First the data type, in this case shader, followed by the shader identifier, in this case “cglColorAngleBlend”:

shader cglColorAngleBlend

After the shader’s type and identifier, a list of parameters is defined within parentheses, separated by comma’s. these parameters define the shader’s input’s, outputs, and default values. Output parameters are preceded by the output modifier.

<parameter type> <parameter identifier> = <parameter default value>,
<parameter type> <parameter identifier> = <parameter default value>,
output <parameter type> <parameter identifier> = <parameter default value>

color facing_color = color(0, 0, 0),
color side_color = color(1, 1, 1),
float base_blend = 0.0,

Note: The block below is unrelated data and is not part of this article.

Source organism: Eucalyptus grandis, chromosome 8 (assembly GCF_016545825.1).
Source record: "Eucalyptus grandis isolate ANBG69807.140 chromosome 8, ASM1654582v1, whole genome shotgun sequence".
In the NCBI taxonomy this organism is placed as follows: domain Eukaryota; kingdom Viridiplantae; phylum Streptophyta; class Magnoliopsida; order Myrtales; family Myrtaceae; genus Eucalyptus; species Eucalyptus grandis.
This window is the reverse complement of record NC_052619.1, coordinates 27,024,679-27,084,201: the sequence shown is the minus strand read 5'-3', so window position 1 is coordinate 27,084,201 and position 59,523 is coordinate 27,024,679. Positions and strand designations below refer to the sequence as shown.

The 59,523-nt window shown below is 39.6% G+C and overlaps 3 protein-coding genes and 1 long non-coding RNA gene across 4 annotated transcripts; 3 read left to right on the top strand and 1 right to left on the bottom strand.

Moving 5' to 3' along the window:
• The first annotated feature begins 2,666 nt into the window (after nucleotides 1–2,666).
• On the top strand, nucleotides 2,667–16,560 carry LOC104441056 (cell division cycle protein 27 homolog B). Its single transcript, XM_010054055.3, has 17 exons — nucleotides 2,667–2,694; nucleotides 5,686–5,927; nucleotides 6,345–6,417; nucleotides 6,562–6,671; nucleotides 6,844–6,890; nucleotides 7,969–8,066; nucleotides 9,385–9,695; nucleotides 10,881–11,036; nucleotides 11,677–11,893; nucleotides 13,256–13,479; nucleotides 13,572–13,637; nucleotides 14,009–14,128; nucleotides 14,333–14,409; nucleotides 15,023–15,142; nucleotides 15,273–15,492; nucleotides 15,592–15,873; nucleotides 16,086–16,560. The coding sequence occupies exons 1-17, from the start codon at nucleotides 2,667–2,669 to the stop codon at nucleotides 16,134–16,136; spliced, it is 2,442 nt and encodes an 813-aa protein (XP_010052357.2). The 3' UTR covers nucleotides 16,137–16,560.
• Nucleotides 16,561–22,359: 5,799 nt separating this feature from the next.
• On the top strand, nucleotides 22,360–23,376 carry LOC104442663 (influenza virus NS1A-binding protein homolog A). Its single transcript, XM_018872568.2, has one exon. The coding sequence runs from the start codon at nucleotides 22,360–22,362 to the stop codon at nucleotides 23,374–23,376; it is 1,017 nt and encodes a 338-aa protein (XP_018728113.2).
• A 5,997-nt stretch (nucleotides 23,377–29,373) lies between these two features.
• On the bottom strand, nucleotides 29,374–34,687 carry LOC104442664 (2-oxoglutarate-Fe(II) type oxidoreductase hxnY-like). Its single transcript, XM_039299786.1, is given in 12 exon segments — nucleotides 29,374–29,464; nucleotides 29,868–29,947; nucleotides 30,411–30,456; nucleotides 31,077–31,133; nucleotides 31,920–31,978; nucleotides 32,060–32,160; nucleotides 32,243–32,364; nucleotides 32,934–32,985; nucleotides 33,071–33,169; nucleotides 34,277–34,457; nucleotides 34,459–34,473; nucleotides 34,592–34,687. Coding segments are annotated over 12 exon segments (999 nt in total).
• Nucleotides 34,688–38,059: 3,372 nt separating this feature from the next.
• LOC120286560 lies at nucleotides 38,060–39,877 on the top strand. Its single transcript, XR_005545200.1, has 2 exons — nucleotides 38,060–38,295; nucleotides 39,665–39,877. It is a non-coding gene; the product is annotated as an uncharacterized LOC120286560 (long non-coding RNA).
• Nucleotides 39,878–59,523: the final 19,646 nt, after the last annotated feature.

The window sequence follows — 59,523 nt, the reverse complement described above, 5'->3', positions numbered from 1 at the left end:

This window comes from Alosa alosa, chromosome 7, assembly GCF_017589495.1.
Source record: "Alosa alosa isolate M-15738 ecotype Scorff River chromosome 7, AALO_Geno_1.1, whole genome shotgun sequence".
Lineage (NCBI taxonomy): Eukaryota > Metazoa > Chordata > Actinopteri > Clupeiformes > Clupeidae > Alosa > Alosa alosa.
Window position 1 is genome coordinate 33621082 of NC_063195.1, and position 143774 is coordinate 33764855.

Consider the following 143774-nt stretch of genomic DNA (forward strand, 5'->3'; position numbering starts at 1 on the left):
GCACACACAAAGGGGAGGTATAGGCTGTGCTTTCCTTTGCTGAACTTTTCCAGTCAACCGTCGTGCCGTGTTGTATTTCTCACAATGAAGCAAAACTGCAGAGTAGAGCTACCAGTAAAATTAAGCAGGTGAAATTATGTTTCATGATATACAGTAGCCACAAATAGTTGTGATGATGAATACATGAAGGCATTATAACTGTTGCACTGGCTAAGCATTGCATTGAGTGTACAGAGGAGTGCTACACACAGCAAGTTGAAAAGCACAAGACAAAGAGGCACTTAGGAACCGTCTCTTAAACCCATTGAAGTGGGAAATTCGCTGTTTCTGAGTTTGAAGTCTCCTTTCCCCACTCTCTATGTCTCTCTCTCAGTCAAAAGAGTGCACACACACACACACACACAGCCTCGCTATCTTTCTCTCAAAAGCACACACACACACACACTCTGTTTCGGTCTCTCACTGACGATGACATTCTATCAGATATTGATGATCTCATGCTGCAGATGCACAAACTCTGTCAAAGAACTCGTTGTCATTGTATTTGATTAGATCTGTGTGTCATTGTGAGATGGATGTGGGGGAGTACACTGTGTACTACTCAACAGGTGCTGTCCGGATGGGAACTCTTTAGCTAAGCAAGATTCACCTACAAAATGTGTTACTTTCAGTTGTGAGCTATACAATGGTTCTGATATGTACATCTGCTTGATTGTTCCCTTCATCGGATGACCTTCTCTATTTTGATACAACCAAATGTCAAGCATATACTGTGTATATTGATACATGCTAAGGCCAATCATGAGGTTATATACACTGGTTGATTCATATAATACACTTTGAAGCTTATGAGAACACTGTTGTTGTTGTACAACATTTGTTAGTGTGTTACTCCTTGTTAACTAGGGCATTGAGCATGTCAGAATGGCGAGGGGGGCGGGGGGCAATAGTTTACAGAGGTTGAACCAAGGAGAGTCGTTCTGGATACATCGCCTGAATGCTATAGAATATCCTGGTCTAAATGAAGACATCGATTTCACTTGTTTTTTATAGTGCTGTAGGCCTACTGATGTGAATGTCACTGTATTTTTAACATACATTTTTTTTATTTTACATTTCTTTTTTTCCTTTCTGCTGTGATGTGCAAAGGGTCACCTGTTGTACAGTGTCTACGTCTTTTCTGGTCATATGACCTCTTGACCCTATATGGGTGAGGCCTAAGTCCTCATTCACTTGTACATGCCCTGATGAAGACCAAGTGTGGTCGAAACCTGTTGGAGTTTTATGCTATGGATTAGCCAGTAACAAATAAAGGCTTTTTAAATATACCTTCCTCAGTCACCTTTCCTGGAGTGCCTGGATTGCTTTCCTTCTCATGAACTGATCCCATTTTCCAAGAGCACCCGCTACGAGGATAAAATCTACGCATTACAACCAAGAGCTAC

float curve_exponent = 1.0,
output color color_out = color(1, 1, 1)

In this case the shader has 4 user input parameters, and 1 output parameter.
2 color type parameters, “facing_color” and “side_color” for the facing and side color that will be blended together, a float* parameter “base_blend” that specifies how much of the side color will be mixed with the facing color regardless of view angle, and a second float parameter “curve_exponent” specifying a power exponent by which the blend value will be raised to create a non-linear blend curve.
The output parameter “color_out” is a color that will calculated by the shader.
* Note that even though the the output parameter will be calculated by the shader, it is required to define a default value for it for the shader to compile.

After the shader parameters, enclosed within curly braces is the actual body of the shader code, containing the instructions, each ending by a semicolon ; character:


float facing_ratio = acos(abs(dot(-I,N))) / M_PI_2;
float final_blend_ratio = pow(facing_ratio , curve_exponent);
color final_facing_color = (facing_color * (1 - base_blend)) + (side_color * base_blend);